I think it is very possible that when Christopher West claims (correctly) that we can--by the interplay of grace with human freedom--be freed in this life from being dominated by temptations to sin, some people hear this as no different from saying that we can be freed from temptation itself. But West (as I heard him last night) is not saying this. He is saying that there is real hope in the power of grace--if we are open to it and accept the crosses that may come with it--to remove the bondage of being unable to resist the pull of concupiscence toward committing sin. We will never be free in this life from concupiscence itself. But, we can become pure, so that when an enticement to sexual sin arises within us we are not thrown into a frenzy and dominated by it. It is there, but it can no longer have its way. Rather, we can allow it to pass by, not giving it permission to take control of our heart and our will. The temptation of concupiscence whispers to us, "go down this path," but, by grace, we firmly, confidently, peacefully, say in return, "my Savior's Passion has given me the power to say no; I will not go down this path."

Before being made pure--acquiring the virtue of chastity--a person may be in the grip of sin, controlled and easily overpowered by lust when it comes knocking on the door of his soul. But after a long (and always ongoing) process of sanctification, at some point eventually the same person is no longer overpowered by lust, though he is tempted by it for the duration of his life.

As I put my question to West I acknowledged that there is a difference between concupiscence itself (the pull toward sin), and vice. All Christians are called to the hope that Christ's grace can over time and with much prayer gradually strip away our vices (sinful habits). Christopher agreed with this.

This, I believe, is a very sound Catholic understanding of life. To be gradually freed from enslavement to sinful patterns that have become rooted in our lives is a great thing and possible in this life and to be hoped for as we put our trust in Christ. This is true even as we realize that inclinations to sin will still bite at us throughout our life. And at least according to last night's event, I believe it is what Christopher West believes and teaches as well. There may be other critiques of his work that hit their mark. But, as far as concupiscence is concerned, I am satisfied for myself that there are no serious problems with Christopher West.

A concluding remark. West is passionate about his ministry, has a passionate rhetorical style, and strives to speak in a way that is accessible to the average person. I suspect that there may be times in the midst of an exuberant presentation when he is not as clear as perhaps he could be on the important distinction noted above between concupiscence itself--which remains even as grace increases--and the domination of concupiscence over a person--which is rooted out as grace transforms us. The "new man" in Christ is still tempted, but no longer in such a way that he cannot do other than to defile his soul by giving in to sin. He is no longer helpless against temptations. If West ever seems to be unclear or fuzzy on this, please ask him in charity to simply clarify. I think you will find as I did last night that he fully accepts the doctrine of the Church in regard to concupiscence.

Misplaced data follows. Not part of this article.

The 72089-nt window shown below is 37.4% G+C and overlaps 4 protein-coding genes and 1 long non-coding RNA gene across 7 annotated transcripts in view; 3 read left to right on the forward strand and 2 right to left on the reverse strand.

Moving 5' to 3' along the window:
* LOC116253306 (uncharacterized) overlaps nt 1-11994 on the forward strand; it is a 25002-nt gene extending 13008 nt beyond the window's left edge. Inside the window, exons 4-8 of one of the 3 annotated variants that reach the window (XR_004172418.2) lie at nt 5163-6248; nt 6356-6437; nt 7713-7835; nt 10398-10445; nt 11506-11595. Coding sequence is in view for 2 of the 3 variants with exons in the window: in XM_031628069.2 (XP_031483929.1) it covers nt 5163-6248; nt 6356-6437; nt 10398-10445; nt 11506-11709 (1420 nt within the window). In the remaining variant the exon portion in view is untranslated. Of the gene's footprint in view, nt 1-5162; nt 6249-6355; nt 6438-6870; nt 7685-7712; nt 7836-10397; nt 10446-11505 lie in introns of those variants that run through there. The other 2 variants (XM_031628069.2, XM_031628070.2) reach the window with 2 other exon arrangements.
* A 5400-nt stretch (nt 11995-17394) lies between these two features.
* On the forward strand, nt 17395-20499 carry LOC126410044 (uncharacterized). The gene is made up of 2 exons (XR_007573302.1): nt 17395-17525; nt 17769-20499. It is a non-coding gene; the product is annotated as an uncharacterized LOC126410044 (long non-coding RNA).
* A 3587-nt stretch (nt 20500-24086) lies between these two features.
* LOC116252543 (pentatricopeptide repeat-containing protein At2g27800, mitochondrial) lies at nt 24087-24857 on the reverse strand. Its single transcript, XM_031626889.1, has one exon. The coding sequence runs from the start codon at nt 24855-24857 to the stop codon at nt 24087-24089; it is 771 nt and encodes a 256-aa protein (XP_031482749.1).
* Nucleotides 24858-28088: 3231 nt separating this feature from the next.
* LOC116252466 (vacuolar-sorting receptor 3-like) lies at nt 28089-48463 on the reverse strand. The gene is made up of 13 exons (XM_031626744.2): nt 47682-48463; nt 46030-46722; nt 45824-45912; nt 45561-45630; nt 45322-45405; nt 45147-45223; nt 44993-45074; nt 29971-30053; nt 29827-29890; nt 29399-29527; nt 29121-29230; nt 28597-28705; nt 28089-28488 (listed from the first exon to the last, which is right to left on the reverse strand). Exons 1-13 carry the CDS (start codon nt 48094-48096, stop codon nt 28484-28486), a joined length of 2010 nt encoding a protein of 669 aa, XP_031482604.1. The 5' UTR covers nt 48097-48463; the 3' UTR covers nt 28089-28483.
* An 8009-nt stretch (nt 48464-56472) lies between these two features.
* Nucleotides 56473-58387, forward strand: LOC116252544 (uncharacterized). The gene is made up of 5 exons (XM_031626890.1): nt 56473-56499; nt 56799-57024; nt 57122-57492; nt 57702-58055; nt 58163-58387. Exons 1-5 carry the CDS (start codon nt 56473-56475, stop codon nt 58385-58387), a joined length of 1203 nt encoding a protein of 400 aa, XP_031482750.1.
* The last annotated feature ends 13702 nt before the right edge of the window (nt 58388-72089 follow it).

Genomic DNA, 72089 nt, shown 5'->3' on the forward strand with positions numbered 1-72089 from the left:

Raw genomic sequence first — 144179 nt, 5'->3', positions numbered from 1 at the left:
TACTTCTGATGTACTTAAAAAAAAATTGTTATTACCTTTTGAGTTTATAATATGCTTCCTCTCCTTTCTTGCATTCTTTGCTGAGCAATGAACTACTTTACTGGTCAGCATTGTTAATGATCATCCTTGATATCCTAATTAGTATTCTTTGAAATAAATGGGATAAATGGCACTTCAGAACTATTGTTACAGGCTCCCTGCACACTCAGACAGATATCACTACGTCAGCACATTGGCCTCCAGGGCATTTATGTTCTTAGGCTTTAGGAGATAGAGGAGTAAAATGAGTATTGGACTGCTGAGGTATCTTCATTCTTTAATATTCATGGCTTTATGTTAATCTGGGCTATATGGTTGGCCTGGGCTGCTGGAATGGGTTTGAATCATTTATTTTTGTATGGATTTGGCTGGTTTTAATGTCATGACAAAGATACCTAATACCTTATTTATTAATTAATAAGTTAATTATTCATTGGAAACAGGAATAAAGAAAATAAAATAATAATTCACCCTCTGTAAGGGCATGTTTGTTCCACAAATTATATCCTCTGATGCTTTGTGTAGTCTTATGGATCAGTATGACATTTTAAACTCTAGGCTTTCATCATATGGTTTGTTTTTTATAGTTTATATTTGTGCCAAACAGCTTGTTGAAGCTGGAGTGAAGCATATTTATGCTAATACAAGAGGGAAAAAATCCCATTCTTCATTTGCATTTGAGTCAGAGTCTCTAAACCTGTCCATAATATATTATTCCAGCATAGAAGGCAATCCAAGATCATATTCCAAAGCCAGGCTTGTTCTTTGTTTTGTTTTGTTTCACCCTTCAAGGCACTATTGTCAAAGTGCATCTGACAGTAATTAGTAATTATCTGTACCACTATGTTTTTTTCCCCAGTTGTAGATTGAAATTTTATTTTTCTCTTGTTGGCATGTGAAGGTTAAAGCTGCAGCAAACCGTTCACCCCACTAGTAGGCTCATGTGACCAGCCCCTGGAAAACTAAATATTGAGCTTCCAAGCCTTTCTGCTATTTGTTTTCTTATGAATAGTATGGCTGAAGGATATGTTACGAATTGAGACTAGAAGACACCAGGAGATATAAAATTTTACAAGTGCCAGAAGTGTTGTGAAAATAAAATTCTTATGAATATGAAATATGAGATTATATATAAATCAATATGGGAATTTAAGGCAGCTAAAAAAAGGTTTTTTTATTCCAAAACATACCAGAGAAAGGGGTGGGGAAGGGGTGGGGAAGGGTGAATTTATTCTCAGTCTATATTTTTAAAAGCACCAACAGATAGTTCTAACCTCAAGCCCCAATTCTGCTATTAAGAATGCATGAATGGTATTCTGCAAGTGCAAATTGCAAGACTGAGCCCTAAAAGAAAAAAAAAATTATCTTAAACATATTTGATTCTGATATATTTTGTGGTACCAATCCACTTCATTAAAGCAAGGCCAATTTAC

A hearty thanks to Jules and Katie van Schaijik for putting together last night's fruitful evening with professor Healy and Christopher West.


  1. Thank you for your clear summary of Wednesday's presentation! I've been filled with curiosity, especially since you posted your interest in clarifying concupiscence on Tuesday. What a blessing to have the opportunity for dialogue. I'm glad you asked that question and got the response you did. It confirms my own experience of Christopher and the great love and reverence I've seen him pouring out of the people he has been serving lately. I'm feeling so grateful to the van Schaijiks for giving this opportunity for understanding each other. Hooray! Now I can carry on my visit home with my curiosity assuaged!

  2. Hi Scott,
    I was sitting near you during this presentation and I think you neatly bookended Christopher's comments that we tragically mistake continence for virtue when you added that we sometimes equally tragically mistake vice for concupiscence.

    I have been thinking about this since and I just wanted to thank you for such a nice clarification which belies a lot of thought (it is easy to be learned and explain things in a complicated way, much harder to be more learned and explain them simply!). I think discerning where concupiscence ends and sheer vice begins is something we out to do a lot more of if we are serious about growth in virtue.



Thank you for civil and well-considered comments!